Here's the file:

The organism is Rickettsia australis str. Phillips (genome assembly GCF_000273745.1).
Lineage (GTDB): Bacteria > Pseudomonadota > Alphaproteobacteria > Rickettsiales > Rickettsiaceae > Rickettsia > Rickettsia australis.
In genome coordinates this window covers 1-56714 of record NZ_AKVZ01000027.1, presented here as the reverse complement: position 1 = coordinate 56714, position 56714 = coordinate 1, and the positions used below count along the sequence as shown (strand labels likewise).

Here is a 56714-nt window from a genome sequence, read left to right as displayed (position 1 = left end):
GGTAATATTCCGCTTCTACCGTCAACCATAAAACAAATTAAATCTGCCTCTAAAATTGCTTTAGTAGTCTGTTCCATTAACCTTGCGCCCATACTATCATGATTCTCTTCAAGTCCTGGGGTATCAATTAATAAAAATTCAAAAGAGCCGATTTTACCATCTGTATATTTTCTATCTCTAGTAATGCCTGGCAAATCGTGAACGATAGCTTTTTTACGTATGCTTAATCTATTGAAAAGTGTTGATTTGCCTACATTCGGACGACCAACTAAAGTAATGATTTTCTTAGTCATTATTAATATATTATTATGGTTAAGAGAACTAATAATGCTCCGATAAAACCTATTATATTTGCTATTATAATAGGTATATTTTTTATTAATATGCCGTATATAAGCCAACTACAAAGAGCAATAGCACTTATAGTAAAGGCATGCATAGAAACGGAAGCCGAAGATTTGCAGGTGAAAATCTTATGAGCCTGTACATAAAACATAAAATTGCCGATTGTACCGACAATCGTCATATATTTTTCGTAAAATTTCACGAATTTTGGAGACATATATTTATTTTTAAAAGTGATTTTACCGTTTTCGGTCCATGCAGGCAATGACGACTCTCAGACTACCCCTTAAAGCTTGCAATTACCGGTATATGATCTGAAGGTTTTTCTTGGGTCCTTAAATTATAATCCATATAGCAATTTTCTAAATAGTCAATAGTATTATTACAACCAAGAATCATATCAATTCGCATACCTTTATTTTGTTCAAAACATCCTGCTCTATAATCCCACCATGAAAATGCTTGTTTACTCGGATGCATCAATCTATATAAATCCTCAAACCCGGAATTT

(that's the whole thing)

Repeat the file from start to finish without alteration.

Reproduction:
The organism is Rickettsia australis str. Phillips (genome assembly GCF_000273745.1).
Lineage (GTDB): Bacteria > Pseudomonadota > Alphaproteobacteria > Rickettsiales > Rickettsiaceae > Rickettsia > Rickettsia australis.
In genome coordinates this window covers 1-56714 of record NZ_AKVZ01000027.1, presented here as the reverse complement: position 1 = coordinate 56714, position 56714 = coordinate 1, and the positions used below count along the sequence as shown (strand labels likewise).

Here is a 56714-nt window from a genome sequence, read left to right as displayed (position 1 = left end):
GGTAATATTCCGCTTCTACCGTCAACCATAAAACAAATTAAATCTGCCTCTAAAATTGCTTTAGTAGTCTGTTCCATTAACCTTGCGCCCATACTATCATGATTCTCTTCAAGTCCTGGGGTATCAATTAATAAAAATTCAAAAGAGCCGATTTTACCATCTGTATATTTTCTATCTCTAGTAATGCCTGGCAAATCGTGAACGATAGCTTTTTTACGTATGCTTAATCTATTGAAAAGTGTTGATTTGCCTACATTCGGACGACCAACTAAAGTAATGATTTTCTTAGTCATTATTAATATATTATTATGGTTAAGAGAACTAATAATGCTCCGATAAAACCTATTATATTTGCTATTATAATAGGTATATTTTTTATTAATATGCCGTATATAAGCCAACTACAAAGAGCAATAGCACTTATAGTAAAGGCATGCATAGAAACGGAAGCCGAAGATTTGCAGGTGAAAATCTTATGAGCCTGTACATAAAACATAAAATTGCCGATTGTACCGACAATCGTCATATATTTTTCGTAAAATTTCACGAATTTTGGAGACATATATTTATTTTTAAAAGTGATTTTACCGTTTTCGGTCCATGCAGGCAATGACGACTCTCAGACTACCCCTTAAAGCTTGCAATTACCGGTATATGATCTGAAGGTTTTTCTTGGGTCCTTAAATTATAATCCATATAGCAATTTTCTAAATAGTCAATAGTATTATTACAACCAAGAATCATATCAATTCGCATACCTTTATTTTGTTCAAAACATCCTGCTCTATAATCCCACCATGAAAATGCTTGTTTACTCGGATGCATCAATCTATATAAATCCTCAAACCCGGAATTT